A bill to make it easier for Tasmania’s Director of Public Prosecutions to have someone declared a dangerous criminal and therefore keep them behind bars has passed the state’s lower house.
The Sentencing Amendment (Dangerous Criminals and High Risk Offenders) Bill 2020 passed the House of Assembly unopposed yesterday afternoon.
It seeks to repeal the provisions for dangerous criminal declarations contained in the Sentencing Act 1997, establishing in their place new laws that will continue to allow for the indefinite detention of offenders deemed dangerous criminals, while also introducing a new high-risk offender classification.
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This is designed to facilitate the supervision of certain offenders after they’ve been released into the community.
The new legislation comes in the wake of a report from the Tasmania Law Reform Institute, recommending a number of changes to Tasmania’s existing laws around indefinite detention of so-called dangerous criminals.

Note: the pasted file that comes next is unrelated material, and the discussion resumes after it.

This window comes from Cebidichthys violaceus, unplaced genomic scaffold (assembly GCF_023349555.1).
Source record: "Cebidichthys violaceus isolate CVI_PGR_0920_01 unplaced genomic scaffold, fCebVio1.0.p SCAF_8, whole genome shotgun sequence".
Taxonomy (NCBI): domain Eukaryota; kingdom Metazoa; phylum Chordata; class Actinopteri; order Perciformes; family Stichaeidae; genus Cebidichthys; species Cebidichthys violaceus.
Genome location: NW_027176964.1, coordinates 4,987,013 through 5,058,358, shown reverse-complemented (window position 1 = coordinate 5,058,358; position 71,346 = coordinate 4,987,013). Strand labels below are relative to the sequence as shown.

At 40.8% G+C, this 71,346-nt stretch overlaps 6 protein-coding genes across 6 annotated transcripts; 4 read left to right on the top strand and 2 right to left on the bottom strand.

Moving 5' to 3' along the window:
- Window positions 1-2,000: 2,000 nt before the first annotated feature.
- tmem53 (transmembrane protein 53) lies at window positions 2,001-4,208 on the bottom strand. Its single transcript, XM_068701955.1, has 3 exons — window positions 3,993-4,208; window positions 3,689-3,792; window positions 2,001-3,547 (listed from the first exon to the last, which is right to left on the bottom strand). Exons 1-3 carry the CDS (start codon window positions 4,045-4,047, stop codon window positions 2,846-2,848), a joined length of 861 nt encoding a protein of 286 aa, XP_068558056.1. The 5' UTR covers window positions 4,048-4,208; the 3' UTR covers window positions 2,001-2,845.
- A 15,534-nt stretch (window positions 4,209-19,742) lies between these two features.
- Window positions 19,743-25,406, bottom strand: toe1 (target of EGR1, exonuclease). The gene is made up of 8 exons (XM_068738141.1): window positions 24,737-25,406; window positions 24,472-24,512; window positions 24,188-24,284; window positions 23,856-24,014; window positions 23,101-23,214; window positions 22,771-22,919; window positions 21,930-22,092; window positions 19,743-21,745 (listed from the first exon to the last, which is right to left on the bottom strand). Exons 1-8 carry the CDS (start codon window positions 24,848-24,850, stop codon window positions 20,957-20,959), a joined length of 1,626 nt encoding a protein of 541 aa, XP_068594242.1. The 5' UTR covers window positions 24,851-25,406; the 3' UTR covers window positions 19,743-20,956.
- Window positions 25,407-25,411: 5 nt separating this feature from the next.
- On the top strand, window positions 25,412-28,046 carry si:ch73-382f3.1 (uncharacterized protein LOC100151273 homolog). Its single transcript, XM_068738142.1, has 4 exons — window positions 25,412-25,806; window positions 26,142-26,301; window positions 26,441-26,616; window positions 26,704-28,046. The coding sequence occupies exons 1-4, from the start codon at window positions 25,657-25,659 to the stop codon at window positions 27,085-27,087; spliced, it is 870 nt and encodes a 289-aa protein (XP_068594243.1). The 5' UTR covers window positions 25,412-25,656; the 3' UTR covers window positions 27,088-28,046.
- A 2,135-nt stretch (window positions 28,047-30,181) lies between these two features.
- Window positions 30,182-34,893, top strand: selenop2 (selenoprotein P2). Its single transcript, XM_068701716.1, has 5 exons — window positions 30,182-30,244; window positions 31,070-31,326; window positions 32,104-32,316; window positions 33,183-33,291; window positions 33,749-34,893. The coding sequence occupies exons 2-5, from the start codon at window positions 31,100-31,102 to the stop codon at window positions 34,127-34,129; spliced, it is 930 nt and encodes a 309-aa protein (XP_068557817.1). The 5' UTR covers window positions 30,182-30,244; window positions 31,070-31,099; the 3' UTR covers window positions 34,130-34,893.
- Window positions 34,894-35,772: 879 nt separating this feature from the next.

Attorney-General Elise Archer told the house that there were currently five people in Tasmania who had been declared dangerous criminals and were therefore indefinitely detained under the current or previous legislative provisions.
Whereas it was previously required that the convicting or sentencing judge be the only one to make a dangerous criminal declaration, the bill would empower the DPP to make an application when warranted.
The high-risk offender classification is to be applied to serious offenders who don’t meet the dangerous criminal threshold but may still be a risk to the community without post-sentence supervision.
“I just want to ensure the house and, indeed, the public that we’re now doing more than ever before to ensure that offenders are successfully rehabilitated and rehabilitation back into the community is a productive process and that they can become law-abiding citizens,” Ms Archer said.
The bill will now be considered by the Legislative Council.